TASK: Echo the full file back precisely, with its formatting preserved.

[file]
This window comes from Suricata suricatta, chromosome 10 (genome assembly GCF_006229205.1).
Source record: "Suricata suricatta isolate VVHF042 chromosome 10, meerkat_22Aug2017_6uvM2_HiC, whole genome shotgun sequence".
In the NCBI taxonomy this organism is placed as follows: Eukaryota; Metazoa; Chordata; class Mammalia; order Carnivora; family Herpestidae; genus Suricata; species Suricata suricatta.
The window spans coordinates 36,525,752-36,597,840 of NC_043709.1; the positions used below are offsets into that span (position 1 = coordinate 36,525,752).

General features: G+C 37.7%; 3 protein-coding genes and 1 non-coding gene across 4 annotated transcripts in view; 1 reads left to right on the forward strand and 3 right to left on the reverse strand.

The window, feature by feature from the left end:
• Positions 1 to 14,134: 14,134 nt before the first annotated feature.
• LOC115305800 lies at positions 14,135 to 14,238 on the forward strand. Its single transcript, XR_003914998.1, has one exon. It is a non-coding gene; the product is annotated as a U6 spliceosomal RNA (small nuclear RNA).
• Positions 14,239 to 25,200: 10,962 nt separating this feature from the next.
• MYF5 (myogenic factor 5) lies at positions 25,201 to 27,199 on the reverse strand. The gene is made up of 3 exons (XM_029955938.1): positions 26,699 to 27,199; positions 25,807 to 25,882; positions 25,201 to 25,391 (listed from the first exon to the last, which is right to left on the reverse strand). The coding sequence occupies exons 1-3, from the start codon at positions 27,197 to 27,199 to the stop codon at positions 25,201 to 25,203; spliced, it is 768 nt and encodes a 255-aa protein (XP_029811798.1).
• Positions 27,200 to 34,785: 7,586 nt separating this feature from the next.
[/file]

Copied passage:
This window comes from Suricata suricatta, chromosome 10 (genome assembly GCF_006229205.1).
Source record: "Suricata suricatta isolate VVHF042 chromosome 10, meerkat_22Aug2017_6uvM2_HiC, whole genome shotgun sequence".
In the NCBI taxonomy this organism is placed as follows: Eukaryota; Metazoa; Chordata; class Mammalia; order Carnivora; family Herpestidae; genus Suricata; species Suricata suricatta.
The window spans coordinates 36,525,752-36,597,840 of NC_043709.1; the positions used below are offsets into that span (position 1 = coordinate 36,525,752).

General features: G+C 37.7%; 3 protein-coding genes and 1 non-coding gene across 4 annotated transcripts in view; 1 reads left to right on the forward strand and 3 right to left on the reverse strand.

The window, feature by feature from the left end:
• Positions 1 to 14,134: 14,134 nt before the first annotated feature.
• LOC115305800 lies at positions 14,135 to 14,238 on the forward strand. Its single transcript, XR_003914998.1, has one exon. It is a non-coding gene; the product is annotated as a U6 spliceosomal RNA (small nuclear RNA).
• Positions 14,239 to 25,200: 10,962 nt separating this feature from the next.
• MYF5 (myogenic factor 5) lies at positions 25,201 to 27,199 on the reverse strand. The gene is made up of 3 exons (XM_029955938.1): positions 26,699 to 27,199; positions 25,807 to 25,882; positions 25,201 to 25,391 (listed from the first exon to the last, which is right to left on the reverse strand). The coding sequence occupies exons 1-3, from the start codon at positions 27,197 to 27,199 to the stop codon at positions 25,201 to 25,203; spliced, it is 768 nt and encodes a 255-aa protein (XP_029811798.1).
• Positions 27,200 to 34,785: 7,586 nt separating this feature from the next.